Our Master Bedroom

At HomeHannah DrakeComment

You may have noticed I did my Home Tour post back in April and never followed up with a Part II. I've been putting it off for four months apparently and now I'm officially throwing in the towel. My original intention was to complete our Home Tour by showing off the upstairs, but then I wrote 3 Ways to Elevate Your Guest Room and there went half my Part II post. Upstairs, we have three bedrooms, a tiny bathroom, and a tiny closet. Neither the closet nor the bathroom are worth documenting. (In fact, I don't even know how I would take photos of our bathroom because I can barely fit in it myself, let alone with a camera.) And our study/spare room has become more of a junk room, if I'm being honest. I'm not trying to hide our mess, because believe me, we have it, I just don't think it's worth dedicating half of a blog post to showing off our piles of stuff, our boxes of Christmas decorations, our suit cases that we have no where else to store, or our sad looking book shelf.

Instead, I decided to focus on the good vibes only. So I'm talking all about our master bedroom today. This is undoubtedly where we've invested the most money in our year (plus) of living in our house. When we moved in last summer, we bought a bed, mattress, wardrobe, and vanity, but also decided to upcycle some Freecycle finds, like the drawers and bedside tables.


If you're interested, you can scroll down to the bottom for some updates on our home since my first Home Tour.

We essentially had to decide how we were going to set up the room the day we brought home our first IKEA haul. With the former fireplace leaving two little nooks on one wall, and the window on the front, it limited where we could put our triple wardrobe. What we decided that day is what we've had the whole time we've lived in this house, and even though we've talked about moving stuff around once or twice, I'm not really interested in moving that wardrobe until we move house.

In the past, and possibly because I lived at my mom's house, I always had a desk and bookshelves in my room. I can't remember the last time I had a chest of drawers to hold my clothes, to be honest. But here, where you're lucky to even have one closet in your house, wardrobes and drawers are absolutely necessary.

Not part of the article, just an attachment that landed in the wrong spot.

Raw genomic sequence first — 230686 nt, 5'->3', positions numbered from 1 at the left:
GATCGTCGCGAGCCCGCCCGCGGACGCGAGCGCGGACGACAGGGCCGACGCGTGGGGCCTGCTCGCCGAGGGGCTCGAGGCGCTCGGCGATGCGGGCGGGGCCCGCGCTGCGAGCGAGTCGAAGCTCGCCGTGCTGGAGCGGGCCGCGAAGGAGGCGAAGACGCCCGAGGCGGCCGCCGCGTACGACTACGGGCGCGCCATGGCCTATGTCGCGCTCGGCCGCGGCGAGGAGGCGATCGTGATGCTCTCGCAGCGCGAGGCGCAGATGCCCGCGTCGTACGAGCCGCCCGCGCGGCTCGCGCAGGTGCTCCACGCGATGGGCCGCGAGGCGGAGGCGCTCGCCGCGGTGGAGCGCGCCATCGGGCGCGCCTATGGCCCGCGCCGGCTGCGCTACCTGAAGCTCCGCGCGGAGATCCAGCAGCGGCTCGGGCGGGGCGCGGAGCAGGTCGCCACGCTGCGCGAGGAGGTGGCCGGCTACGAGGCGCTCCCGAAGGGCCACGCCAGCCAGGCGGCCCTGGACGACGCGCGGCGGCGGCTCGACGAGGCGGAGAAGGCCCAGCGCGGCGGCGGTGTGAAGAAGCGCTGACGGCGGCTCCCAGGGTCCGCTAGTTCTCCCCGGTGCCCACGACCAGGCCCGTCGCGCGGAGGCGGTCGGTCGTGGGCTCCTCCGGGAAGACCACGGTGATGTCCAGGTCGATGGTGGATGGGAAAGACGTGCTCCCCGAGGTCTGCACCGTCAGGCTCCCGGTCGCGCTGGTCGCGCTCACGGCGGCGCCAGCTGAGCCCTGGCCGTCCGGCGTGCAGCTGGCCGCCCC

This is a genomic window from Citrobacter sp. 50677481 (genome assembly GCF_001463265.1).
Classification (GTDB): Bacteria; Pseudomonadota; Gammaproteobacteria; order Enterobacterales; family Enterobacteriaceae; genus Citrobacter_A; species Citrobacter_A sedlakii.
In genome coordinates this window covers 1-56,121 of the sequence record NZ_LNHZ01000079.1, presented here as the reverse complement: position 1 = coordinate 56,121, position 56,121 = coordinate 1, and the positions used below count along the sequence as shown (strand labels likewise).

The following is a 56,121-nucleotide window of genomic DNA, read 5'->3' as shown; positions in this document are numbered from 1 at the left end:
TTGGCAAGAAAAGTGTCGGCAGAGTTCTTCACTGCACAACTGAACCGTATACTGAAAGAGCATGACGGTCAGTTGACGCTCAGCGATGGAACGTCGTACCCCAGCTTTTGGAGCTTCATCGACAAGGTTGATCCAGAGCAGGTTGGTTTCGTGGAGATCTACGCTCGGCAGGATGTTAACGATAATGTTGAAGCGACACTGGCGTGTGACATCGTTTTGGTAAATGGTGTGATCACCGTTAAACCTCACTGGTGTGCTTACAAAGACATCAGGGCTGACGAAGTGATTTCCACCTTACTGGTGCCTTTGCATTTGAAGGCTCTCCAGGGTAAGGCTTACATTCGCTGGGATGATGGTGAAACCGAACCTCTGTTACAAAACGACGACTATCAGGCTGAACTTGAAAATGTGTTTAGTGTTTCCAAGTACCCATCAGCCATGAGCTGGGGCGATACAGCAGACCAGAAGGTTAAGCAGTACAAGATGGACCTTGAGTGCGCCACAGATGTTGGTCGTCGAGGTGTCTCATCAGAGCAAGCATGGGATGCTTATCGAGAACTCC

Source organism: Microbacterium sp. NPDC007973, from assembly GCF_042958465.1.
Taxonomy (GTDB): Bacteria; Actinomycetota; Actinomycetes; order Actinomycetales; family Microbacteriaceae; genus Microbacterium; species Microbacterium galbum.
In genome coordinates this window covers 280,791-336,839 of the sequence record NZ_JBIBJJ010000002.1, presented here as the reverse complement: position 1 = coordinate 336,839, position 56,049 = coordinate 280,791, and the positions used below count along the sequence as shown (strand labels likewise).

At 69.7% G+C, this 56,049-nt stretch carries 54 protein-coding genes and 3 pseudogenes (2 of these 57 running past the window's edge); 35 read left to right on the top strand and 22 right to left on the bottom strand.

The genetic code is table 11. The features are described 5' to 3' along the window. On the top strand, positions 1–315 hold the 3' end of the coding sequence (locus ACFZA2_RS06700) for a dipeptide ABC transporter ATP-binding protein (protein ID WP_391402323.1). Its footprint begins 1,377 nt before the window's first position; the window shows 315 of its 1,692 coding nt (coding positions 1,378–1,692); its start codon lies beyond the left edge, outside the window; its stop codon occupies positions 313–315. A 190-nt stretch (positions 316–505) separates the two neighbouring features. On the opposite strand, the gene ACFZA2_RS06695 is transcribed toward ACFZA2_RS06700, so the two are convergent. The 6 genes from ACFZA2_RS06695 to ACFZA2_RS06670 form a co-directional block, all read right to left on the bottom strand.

As I mentioned, we got the drawers from Freecycle. They were already white and had long brass handles, but I repainted it just to make it look a little fresher. (See before and after photos on my Home Update post.) I also switched out the handles for ceramic knobs that I found on Amazon. Obviously that's as far as I got with my upcycling of this particular piece. The original plan was for Luke to realign the knobs to be centred from the top two drawers and fill in the holes. We're clearly not in a rush to finish, and honestly I notice the slant of the drawers more than the off-centred knobs or the holes, so I'm not too bothered. My sister and brother-in-law have a chest of drawers I've always loved, the HEMNES from IKEA, and it's the style I would want to look for down the road when we're looking to upgrade our drawers.

I have a vanity in our bedroom because--fun fact--bathrooms don't have plugs in most British homes. Newer builds would have an outlet for an electric razor (with a lower voltage and different holes), but the only time I've been able to plug in my curling iron or hair dryer in a bathroom over here is in a new hotel. Anyway, I chose the BRIMNES from IKEA since it was small and simple, but someday I'd love to upgrade to something more vintage looking. (Can we talk about how my friend Kelsey's is seriously #vanitygoals?) The top opens up to reveal the mirror and some storage to accompany the drawer on the left side. Luke added some upgrades by attaching a power strip to the inside and a hook to hang my curling iron on the outside. I opted for a small stool from IKEA (no longer available, it appears) and painted the legs light green to add a bit of colour to the room.

And now for the aforementioned wardrobe. It looks like it's no longer available on IKEA which is a bummer because I absolutely love it. (I only wish it had better support across the pack.) Luke uses the third on the left and I've laid claim to the other two thirds that open into the same section. It works out okay since Luke only needs to hang up his shirts, while I have both shirts and dresses that need to be hung. He keeps nearly all his clothes in there and just rotates what's in the front of his shelves based on season.

For the first time in quite a while, I've also had to rotate my wardrobe based on season because I have limited hanging space. (Though I'm ashamed to say I have many more clothes than this, taking up most of the chest of drawers, two drawers under the bed, and most of the closet in the hall.) I recently added the drawers (FLARRA from IKEA) to keep some dressier shoes, trainers, and sandals. Basically not everyday shoes. I store my tall riding boots in the bottom, as well as some wardrobe upkeep items like a steamer, leather polish, and a suede brush, and there's still space. I keep some light cardigans I often wear to work, some bandannas and delicate scarves, and a few other accessories on the top shelf.